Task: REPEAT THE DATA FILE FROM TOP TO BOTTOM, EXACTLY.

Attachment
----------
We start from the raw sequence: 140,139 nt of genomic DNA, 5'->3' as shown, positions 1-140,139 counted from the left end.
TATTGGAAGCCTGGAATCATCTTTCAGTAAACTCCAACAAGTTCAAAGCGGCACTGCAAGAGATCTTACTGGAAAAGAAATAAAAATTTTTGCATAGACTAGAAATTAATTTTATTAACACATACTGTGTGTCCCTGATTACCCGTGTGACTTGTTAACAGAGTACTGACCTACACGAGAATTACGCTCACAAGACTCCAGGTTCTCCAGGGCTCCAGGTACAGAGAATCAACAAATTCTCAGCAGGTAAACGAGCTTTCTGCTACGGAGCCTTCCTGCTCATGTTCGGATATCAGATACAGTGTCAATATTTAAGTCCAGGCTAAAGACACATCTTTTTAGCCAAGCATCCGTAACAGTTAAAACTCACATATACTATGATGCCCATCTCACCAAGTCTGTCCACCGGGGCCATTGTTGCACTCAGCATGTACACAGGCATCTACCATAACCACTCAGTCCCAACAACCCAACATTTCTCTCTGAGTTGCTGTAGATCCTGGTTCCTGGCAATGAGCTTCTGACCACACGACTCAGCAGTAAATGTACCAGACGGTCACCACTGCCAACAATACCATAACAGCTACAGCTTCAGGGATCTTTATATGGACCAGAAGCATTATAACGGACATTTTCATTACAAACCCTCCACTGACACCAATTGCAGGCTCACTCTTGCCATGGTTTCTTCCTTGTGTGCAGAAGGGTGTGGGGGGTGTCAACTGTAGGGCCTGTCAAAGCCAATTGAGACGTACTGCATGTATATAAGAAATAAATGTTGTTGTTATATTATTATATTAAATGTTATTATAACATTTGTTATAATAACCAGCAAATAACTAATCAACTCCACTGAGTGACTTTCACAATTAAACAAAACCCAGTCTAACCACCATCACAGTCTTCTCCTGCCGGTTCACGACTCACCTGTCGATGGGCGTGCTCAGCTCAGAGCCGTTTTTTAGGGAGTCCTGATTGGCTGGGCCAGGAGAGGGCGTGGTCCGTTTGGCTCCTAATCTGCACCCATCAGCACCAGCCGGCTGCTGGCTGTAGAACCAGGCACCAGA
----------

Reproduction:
We start from the raw sequence: 140,139 nt of genomic DNA, 5'->3' as shown, positions 1-140,139 counted from the left end.
TATTGGAAGCCTGGAATCATCTTTCAGTAAACTCCAACAAGTTCAAAGCGGCACTGCAAGAGATCTTACTGGAAAAGAAATAAAAATTTTTGCATAGACTAGAAATTAATTTTATTAACACATACTGTGTGTCCCTGATTACCCGTGTGACTTGTTAACAGAGTACTGACCTACACGAGAATTACGCTCACAAGACTCCAGGTTCTCCAGGGCTCCAGGTACAGAGAATCAACAAATTCTCAGCAGGTAAACGAGCTTTCTGCTACGGAGCCTTCCTGCTCATGTTCGGATATCAGATACAGTGTCAATATTTAAGTCCAGGCTAAAGACACATCTTTTTAGCCAAGCATCCGTAACAGTTAAAACTCACATATACTATGATGCCCATCTCACCAAGTCTGTCCACCGGGGCCATTGTTGCACTCAGCATGTACACAGGCATCTACCATAACCACTCAGTCCCAACAACCCAACATTTCTCTCTGAGTTGCTGTAGATCCTGGTTCCTGGCAATGAGCTTCTGACCACACGACTCAGCAGTAAATGTACCAGACGGTCACCACTGCCAACAATACCATAACAGCTACAGCTTCAGGGATCTTTATATGGACCAGAAGCATTATAACGGACATTTTCATTACAAACCCTCCACTGACACCAATTGCAGGCTCACTCTTGCCATGGTTTCTTCCTTGTGTGCAGAAGGGTGTGGGGGGTGTCAACTGTAGGGCCTGTCAAAGCCAATTGAGACGTACTGCATGTATATAAGAAATAAATGTTGTTGTTATATTATTATATTAAATGTTATTATAACATTTGTTATAATAACCAGCAAATAACTAATCAACTCCACTGAGTGACTTTCACAATTAAACAAAACCCAGTCTAACCACCATCACAGTCTTCTCCTGCCGGTTCACGACTCACCTGTCGATGGGCGTGCTCAGCTCAGAGCCGTTTTTTAGGGAGTCCTGATTGGCTGGGCCAGGAGAGGGCGTGGTCCGTTTGGCTCCTAATCTGCACCCATCAGCACCAGCCGGCTGCTGGCTGTAGAACCAGGCACCAGA